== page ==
Does Snowmelt Date Affect the Flowering Time of Delphinium Nuttallianum

Price and Waser's (1998) observations on the global warming experiment at the RMBL (Harte et al. 1995, Harte and Shaw 1995) suggested that if winter precipitation patterns (in the form of snow)

don't change, flowering date will shift with global warming by shifting the snowmelt date. If precipitation changes, these predictions could fail. Current models of climate change, however, have no clear predictions about whether precipitation will increase or decrease at a regional level. The most likely scenario is that more snow will fall in the winter, snow will melt earlier, and flowering time will be earlier (Harte, pers. comm. 2000). For example recent work in the Sierra Nevada, California, shows that snow accumulation from 1937 to 1997 in sites above 2,400 m elevation is higher yet still melts earlier (Johnson 1998). At the RMBL, there has been a trend toward higher winter snow accumulation since 1973, and no change in date of snowmelt, although more years are needed to determine if this trend is significant (Inouye et al. 2000). Experimental warming led to both an earlier snowmelt date (Harte et al. 1995, Price and Waser 1998) and corresponding changes in the mean date of flowering (Price and Waser 1998). There was a significant and positive relationship between the mean timing of plant reproduction and snowmelt in eight out of ten species measured: Claytonia lance-olata, Erythronium grandiflorum, Mertensia brevistyla (early-flowering species); Delphinium nuttallianum, Lathyrus leucanthus, Potentilla pul-cherrima (mid-flowering species); Eriogonum subalpinum, and Campanula rotundifolia (late-flowering species). There was no significant positive relationship between the mean time of reproduction and snowmelt date for two of the late flowering species: Ipomopsis aggre-gata (no relationship) and Seriphidium vaseyanum (significant negative relationship). Four species, among them D. nuttallianum, flowered significantly earlier in the heated plots. Early flowering species tended to respond more strongly to experimental warming, suggesting that snowmelt is the primary cue for timing of reproduction in these species. In contrast, species response was less clear when durations of flowering and fruiting and fruit set between treatments were compared (Price and Waser 1998). However, six species showed significant decreases in duration of flowering with later snowmelt, and eight out of nine species showed higher frequencies of fruit maturation (not individually significant, but significant by a binomial test) in the heated plots.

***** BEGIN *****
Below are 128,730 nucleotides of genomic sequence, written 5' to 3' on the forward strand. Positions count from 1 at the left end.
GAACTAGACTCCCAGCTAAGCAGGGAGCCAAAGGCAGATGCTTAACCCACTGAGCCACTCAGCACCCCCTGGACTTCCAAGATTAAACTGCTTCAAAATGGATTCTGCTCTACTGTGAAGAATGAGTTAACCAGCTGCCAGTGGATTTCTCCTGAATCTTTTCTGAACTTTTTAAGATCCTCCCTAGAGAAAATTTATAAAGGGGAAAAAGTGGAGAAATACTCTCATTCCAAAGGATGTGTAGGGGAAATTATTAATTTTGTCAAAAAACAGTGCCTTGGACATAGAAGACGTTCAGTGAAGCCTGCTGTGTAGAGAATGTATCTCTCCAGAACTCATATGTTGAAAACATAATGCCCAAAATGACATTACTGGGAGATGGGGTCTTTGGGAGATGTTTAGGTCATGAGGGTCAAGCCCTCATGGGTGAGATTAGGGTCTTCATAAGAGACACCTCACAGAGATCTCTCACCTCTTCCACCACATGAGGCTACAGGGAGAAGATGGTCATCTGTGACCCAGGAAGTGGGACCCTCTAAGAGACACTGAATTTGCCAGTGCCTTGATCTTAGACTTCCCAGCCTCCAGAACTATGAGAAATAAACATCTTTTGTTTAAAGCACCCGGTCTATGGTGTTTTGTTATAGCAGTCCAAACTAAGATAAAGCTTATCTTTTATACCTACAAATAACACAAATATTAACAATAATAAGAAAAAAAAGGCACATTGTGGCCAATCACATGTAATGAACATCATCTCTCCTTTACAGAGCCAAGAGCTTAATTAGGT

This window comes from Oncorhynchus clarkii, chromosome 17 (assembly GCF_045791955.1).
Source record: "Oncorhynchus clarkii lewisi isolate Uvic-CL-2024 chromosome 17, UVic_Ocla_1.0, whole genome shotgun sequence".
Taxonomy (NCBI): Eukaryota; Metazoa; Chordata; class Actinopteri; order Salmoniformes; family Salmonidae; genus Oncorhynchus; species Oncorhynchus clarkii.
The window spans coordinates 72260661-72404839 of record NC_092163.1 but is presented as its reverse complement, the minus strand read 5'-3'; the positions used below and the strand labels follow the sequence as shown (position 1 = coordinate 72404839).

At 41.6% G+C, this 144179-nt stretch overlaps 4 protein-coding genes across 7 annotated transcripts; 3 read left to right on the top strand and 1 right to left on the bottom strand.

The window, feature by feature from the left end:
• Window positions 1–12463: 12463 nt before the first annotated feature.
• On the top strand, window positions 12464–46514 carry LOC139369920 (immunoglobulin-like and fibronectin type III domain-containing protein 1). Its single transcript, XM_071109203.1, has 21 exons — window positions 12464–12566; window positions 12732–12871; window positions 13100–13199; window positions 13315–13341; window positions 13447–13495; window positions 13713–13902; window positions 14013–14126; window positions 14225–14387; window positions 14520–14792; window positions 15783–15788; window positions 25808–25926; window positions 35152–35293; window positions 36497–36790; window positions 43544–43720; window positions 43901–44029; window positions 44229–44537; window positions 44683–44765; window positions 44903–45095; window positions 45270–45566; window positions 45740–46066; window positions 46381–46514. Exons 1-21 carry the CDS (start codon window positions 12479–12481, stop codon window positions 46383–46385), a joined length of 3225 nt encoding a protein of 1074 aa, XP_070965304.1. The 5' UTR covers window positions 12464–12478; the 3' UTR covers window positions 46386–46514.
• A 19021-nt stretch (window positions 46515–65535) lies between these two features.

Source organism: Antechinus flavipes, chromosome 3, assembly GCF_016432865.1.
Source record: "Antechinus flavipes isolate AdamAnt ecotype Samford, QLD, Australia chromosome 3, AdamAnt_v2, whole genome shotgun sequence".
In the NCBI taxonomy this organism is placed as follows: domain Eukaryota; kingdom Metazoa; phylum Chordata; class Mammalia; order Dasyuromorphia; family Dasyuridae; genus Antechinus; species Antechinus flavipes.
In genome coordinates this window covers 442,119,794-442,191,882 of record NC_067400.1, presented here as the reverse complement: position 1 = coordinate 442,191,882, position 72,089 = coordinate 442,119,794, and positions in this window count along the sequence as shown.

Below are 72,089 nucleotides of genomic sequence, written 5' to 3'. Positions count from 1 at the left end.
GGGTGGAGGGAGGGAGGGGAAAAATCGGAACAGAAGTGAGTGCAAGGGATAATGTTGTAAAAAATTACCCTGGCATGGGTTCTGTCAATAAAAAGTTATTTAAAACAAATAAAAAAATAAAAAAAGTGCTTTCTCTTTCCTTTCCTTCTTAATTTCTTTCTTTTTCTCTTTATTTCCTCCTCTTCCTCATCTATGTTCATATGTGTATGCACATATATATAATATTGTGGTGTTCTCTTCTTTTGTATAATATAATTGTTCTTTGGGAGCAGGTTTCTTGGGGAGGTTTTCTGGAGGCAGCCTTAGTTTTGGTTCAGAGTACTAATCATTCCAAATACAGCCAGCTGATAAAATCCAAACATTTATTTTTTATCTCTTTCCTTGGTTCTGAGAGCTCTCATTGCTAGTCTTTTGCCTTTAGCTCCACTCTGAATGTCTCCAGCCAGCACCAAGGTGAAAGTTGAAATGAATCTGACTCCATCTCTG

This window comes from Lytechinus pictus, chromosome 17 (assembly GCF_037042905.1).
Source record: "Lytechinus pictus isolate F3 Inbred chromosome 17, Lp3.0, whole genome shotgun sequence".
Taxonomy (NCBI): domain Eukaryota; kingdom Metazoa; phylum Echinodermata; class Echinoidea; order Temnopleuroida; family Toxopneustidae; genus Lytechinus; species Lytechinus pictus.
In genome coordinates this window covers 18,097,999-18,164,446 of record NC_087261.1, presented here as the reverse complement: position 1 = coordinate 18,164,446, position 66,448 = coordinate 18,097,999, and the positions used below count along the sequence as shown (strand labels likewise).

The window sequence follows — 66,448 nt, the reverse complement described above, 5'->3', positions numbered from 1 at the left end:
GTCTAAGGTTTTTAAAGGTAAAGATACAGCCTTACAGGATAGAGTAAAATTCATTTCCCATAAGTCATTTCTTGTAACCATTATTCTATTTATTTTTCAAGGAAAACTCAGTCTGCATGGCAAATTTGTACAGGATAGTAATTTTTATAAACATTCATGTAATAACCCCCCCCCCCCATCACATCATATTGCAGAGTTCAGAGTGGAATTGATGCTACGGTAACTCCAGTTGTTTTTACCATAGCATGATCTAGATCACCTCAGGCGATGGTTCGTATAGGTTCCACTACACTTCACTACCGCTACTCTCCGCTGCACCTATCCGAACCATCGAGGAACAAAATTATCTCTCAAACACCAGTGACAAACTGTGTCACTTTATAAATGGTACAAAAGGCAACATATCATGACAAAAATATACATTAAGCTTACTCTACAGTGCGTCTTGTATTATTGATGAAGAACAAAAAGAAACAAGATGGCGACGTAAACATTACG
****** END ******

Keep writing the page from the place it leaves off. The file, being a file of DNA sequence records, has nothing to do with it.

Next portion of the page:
The evidence that snowmelt triggers an early flowering time was only indirect, since the warming experiment changed not only snowmelt time but many other parameters (e.g., soil moisture, soil temperature). A snow removal experiment allows a more direct test of the effect of snowmelt time on D. nuttallianum flowering time. Removing snow experimentally should affect the phenology of D. nuttallianum. When snowcover is decreased in this way, snowmelt date should occur earlier and reproduction of D. nuttallianum should start earlier in the season. Snowmelt date is associated with other environmental factors, including soil temperature, water availability, nutrient availability, exposure to cold, and length of the growing season. Indeed, manipulating snow levels to speed snowmelt increased both spring soil temperature and spring soil moisture.

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